5. fmitchell says

    P.S. Also, copyright law (or disregard for it) says nothing about plagiarism which is claiming someone else’s work as your own. Bootlegs always keep the original authors’ names, even if that author never sees a dime from the sale. Stuff like Japanese doujinshi and “Chinese Star Wars” comics may use the likenesses of others’ characters beyond Western ideas of “fair use”, but I don’t think the artists lay claim to having created those characters. So it’s ultimately a sophomoric argument to defend the indefensible.

  6. frog says

    Rey Fox@5: I found some clearer versions of the map using TinEye. There are 4 different colors in the map:

    1. A beige-y “band-aid” color (e.g. India)

    2. A green-tinged beige (e.g. China)

    3. A medium-pale orange color (e.g. Mongolia)

    4. A vivid green that stands out a lot (e.g. Russia)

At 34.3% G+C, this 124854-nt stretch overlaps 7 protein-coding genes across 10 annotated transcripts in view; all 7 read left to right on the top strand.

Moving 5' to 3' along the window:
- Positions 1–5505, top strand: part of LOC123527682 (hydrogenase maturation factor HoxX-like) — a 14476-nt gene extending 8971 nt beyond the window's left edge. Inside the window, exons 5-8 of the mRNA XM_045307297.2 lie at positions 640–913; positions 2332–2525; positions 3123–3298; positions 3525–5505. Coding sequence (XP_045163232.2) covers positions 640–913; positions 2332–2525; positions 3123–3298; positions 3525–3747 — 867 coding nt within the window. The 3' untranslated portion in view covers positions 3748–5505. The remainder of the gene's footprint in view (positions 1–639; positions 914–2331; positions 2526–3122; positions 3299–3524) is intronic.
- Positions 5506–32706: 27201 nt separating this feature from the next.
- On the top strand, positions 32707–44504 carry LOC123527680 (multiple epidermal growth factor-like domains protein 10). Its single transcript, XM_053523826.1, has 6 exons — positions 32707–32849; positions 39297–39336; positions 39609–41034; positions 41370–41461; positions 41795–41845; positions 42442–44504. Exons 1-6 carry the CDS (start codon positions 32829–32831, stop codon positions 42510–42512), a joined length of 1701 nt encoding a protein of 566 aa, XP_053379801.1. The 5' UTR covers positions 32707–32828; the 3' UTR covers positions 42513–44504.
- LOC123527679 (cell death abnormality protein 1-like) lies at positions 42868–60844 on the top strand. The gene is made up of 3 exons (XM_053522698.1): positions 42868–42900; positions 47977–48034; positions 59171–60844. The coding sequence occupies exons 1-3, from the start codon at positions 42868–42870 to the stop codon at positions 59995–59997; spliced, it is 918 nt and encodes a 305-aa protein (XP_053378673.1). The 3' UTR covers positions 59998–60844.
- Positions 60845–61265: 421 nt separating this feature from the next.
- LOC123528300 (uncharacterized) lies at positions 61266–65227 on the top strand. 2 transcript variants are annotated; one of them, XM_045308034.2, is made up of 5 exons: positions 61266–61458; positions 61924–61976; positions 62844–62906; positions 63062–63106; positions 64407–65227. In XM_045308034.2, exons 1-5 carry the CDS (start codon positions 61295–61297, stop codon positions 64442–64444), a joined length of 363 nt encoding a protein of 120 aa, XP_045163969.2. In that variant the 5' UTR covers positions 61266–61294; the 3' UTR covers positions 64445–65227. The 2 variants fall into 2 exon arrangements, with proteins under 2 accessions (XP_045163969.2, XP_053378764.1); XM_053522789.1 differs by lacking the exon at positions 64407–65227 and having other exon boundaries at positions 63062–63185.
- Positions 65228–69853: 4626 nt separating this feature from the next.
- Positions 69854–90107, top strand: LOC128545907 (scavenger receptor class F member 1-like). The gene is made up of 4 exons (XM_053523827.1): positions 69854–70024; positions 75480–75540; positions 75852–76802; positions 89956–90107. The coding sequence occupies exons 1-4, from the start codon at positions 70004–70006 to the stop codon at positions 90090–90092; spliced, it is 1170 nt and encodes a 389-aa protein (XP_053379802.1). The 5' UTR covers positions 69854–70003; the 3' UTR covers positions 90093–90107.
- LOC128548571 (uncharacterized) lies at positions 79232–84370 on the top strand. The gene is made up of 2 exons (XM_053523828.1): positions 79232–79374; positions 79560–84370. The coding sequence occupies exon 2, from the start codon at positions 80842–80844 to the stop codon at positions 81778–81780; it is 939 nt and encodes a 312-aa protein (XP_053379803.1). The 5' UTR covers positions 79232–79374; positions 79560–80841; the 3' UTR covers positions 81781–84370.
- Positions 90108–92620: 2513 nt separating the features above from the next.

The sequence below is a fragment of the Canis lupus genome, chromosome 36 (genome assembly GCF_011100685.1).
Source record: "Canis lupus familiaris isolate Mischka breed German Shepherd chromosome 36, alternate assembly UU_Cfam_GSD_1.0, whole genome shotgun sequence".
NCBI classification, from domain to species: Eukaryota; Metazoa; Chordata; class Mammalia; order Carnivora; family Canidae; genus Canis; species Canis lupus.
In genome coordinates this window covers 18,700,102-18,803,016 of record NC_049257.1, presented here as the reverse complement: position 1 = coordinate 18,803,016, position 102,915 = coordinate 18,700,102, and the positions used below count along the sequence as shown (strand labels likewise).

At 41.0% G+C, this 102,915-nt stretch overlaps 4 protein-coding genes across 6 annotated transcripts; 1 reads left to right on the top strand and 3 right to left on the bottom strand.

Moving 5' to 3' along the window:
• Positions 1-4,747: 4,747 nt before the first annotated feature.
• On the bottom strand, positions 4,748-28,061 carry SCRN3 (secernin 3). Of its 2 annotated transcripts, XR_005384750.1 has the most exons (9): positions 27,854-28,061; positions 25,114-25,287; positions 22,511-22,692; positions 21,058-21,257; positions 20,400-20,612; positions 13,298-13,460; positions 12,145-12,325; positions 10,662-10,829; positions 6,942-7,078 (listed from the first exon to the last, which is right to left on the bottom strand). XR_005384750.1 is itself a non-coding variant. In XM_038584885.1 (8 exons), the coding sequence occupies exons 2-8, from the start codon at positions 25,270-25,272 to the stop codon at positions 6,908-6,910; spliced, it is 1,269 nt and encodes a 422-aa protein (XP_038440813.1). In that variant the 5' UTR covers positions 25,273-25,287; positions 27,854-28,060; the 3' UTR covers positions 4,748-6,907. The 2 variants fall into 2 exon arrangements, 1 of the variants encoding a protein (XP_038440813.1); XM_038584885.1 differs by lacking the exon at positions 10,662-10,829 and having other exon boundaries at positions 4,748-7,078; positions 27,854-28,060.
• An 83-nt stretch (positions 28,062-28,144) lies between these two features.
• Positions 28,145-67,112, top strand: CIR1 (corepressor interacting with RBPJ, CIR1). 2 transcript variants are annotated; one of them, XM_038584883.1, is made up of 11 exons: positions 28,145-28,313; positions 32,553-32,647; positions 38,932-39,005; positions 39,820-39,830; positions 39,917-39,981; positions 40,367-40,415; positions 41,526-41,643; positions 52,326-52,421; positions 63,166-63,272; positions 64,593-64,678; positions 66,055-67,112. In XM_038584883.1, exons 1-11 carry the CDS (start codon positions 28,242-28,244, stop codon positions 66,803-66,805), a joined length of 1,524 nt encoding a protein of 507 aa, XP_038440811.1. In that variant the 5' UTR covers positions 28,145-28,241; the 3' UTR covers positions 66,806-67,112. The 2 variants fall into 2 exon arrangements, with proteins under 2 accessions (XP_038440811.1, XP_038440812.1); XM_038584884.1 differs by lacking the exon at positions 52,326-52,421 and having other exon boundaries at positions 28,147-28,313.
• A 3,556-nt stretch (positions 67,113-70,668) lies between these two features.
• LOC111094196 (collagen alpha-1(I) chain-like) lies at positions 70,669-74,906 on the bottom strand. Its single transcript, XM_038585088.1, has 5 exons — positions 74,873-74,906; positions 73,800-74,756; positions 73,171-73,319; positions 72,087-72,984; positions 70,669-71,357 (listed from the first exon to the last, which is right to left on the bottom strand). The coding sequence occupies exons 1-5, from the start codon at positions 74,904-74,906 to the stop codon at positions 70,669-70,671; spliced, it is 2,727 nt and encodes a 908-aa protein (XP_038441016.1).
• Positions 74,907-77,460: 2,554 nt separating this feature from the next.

The first three are moderately close in hue and color. I’m trained to see fine distinctions of color, but I had to take a second look and adjust my perception (now they all look very distinct to me).

    I think this map was made by someone who hates red/green color blind people.

  7. slithey tove (twas brillig (stevem)) says

    re map color scheme @5
    as I recall (probably mistakenly) Russia as a whole is defined as Europe (Asia is south of Russia). The argument being that it would be so confusing to have one country spanning two continents, so we (USSR) picked the continent Moscow resided on, so QED Russia is Europe, China etc are Asia.:

  8. says

    I think the lands in the scheme are not coloured by any particular key, except that no two adjacent countries have the same color.

  9. blf says

    slithey tove@8, Wow, I haven’t heard that “all of Russia is in Europe” for, well, decades, now (back in the days of the USSR)…
    If my recollection isn’t too far off, the justification was something along the lines that Serbia wasn’t really “Russia”, and hence “Russia” was essentially only land West of the Urals, which is a commonly-used boundary for what is/isn’t “Europe”. What I don’t recall is why Serbia wasn’t considered part of Russia.